WASHINGTON (AP) — If diplomatic achievements were measured by the number of countries visited, Hillary Rodham Clinton would be the most accomplished secretary of state in history.
While historians will debate and eventually rate her tenure as America’s top diplomat, Mrs. Clinton already is assured of a place in the State Department record book.
When her plane touched down at Andrews Air Force Base outside Washington early Tuesday morning, the former first lady completed an epic 13-day journey of 27,000 miles — about 2,000 miles more than the circumference of the Earth at the equator — through and over Europe to Asia and then doubling back to the Middle East.
Despite the mind- and body-numbing time-zone hopping, Mrs. Clinton joked that she was ready for more.
“I appreciate being here; I am only sorry that I have to leave,” she told reporters on her last stop Monday, in Israel.
“My traveling team is anxious to get home. I’d like to be hanging out in Jerusalem, but, you know, I have to do my duty,” she said with a sigh.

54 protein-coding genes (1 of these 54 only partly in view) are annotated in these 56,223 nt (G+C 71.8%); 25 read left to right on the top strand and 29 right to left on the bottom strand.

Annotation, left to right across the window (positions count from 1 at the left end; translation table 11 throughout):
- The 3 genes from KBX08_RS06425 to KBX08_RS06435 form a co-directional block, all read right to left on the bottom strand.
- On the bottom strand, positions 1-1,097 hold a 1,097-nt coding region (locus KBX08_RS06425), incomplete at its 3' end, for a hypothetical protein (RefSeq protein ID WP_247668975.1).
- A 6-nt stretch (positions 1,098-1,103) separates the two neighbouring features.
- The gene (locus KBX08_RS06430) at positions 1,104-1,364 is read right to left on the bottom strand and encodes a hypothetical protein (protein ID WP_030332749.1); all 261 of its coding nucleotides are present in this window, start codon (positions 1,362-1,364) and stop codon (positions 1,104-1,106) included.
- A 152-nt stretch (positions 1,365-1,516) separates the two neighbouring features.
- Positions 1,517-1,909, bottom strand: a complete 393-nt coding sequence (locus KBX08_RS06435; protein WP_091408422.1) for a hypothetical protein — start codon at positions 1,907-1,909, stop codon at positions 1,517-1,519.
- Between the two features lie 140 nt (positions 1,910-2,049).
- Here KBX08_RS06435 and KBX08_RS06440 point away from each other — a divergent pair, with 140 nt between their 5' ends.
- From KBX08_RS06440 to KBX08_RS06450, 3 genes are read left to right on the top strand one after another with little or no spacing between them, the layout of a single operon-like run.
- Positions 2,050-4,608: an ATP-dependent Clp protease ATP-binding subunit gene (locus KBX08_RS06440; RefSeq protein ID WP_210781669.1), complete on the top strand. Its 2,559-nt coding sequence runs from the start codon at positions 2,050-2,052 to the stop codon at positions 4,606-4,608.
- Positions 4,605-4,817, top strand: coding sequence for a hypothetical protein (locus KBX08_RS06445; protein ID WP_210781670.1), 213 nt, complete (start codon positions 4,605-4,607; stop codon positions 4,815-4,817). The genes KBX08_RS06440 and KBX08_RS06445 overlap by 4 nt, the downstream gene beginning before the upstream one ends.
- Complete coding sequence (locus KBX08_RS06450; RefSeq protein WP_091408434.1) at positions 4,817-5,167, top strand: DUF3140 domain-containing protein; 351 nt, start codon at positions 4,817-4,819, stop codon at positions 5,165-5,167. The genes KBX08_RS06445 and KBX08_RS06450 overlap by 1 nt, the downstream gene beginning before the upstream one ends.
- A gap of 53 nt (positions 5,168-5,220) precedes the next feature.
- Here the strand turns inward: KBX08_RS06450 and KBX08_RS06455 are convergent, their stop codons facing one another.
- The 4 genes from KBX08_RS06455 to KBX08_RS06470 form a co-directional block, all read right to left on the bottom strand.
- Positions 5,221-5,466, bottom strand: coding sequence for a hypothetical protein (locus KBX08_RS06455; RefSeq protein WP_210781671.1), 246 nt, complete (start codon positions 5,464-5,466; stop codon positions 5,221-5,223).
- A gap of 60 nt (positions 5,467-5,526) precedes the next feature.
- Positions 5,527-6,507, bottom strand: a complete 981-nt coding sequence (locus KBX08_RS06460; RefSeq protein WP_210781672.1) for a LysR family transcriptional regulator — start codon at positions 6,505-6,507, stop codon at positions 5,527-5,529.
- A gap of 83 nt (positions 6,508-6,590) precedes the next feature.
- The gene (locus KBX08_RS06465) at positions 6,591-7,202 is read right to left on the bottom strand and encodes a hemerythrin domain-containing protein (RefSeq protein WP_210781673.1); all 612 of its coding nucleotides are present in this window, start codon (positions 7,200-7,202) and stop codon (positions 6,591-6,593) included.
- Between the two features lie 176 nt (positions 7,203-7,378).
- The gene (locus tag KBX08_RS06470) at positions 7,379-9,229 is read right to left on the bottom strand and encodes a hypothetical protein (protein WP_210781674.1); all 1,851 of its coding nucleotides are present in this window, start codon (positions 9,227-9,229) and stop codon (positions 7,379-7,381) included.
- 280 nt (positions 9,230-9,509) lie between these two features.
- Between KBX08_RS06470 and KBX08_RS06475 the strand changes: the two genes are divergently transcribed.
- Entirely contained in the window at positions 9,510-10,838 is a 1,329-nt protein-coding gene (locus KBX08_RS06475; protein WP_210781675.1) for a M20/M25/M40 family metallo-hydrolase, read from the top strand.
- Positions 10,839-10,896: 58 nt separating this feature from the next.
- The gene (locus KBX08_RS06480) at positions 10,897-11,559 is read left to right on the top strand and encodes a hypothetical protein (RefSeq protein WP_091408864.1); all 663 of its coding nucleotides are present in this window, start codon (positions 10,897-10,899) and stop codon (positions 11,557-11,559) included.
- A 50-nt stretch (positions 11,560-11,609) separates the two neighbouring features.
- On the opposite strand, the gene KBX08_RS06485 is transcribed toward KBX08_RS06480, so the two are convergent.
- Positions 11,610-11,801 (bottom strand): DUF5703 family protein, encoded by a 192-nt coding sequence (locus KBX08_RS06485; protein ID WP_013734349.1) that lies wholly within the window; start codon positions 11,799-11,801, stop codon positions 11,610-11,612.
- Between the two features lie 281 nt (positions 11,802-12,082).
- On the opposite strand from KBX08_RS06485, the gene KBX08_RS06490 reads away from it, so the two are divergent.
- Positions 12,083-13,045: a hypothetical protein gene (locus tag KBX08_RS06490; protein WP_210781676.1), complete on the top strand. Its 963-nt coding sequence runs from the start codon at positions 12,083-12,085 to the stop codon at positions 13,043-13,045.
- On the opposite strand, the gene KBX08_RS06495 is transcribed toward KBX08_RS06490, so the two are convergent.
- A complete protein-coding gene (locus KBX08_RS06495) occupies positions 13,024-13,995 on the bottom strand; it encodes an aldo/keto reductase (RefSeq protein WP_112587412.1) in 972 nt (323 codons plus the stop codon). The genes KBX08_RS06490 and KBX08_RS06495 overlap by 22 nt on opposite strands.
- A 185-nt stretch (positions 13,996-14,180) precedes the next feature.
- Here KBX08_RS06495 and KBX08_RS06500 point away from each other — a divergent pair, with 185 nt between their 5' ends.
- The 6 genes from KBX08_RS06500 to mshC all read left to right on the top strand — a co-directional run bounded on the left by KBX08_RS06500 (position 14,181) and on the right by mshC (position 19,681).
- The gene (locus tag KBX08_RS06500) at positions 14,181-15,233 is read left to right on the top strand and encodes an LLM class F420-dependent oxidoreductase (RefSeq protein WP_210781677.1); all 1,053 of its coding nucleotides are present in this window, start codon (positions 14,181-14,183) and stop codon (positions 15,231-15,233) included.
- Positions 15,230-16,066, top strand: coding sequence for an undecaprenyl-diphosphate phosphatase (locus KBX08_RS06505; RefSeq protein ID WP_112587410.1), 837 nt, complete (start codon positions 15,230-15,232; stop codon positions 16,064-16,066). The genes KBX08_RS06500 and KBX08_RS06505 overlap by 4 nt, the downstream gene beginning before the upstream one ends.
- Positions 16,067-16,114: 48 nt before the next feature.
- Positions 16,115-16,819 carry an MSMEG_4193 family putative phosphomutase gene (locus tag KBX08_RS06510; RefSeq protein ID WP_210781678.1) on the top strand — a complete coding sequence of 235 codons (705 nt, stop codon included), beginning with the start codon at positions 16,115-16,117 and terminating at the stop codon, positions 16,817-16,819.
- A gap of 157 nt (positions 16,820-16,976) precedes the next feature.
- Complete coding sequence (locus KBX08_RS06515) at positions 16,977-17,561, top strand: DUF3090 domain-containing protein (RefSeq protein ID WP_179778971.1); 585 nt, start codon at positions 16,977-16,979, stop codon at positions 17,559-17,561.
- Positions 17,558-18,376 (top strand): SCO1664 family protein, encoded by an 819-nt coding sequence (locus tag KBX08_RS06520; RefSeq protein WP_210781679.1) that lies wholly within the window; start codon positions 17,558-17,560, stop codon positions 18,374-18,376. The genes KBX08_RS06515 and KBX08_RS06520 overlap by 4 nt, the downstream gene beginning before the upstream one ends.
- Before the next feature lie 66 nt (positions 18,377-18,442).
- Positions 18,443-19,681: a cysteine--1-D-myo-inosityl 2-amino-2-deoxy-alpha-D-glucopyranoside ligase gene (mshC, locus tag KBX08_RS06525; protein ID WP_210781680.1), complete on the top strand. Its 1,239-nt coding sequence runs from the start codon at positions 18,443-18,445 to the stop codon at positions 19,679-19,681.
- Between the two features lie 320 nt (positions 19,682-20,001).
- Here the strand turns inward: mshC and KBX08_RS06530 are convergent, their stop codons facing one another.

Since becoming secretary of state in 2009, Mrs. Clinton has logged 351 days on the road, traveled to 102 countries and flown a whopping 843,839 miles, according to the State Department. While some previous secretaries may have flown more miles — mainly because of shuttling back and forth to the Mideast on peace missions — none has visited more nations.
Mrs. Clinton broke that record last month, eclipsing Madeleine Albright’s total of 98, when she traveled to Finland for No. 99 and then hit the 100 mark in Latvia.
Not content, she tacked on another two countries — Mongolia and Laos, where she was the first secretary of state to visit in 57 years and only the second ever — on her latest trip. And she has another six months to go before she reaches her self-imposed deadline to step down and take a breather.
Even with a bed on the plane and her uncanny ability to sleep midflight, the grueling schedule can take its toll.
Mrs. Clinton suffered a rare coughing fit as she finished a speech before the U.S. Chamber of Commerce in Hanoi.
And while she insisted that she would have preferred to stay all day as birds sang in Kabul’s presidential place, she rushed away when Afghan President Hamid Karzai suggested taking additional questions.
BlackBerrys automatically reset their times to what should have been Cairo time, except it wasn’t, so the staff set their clocks to Sarajevo time. Several hours later, the reason for the discrepancy was discovered: Egypt opted out of daylight saving time this year.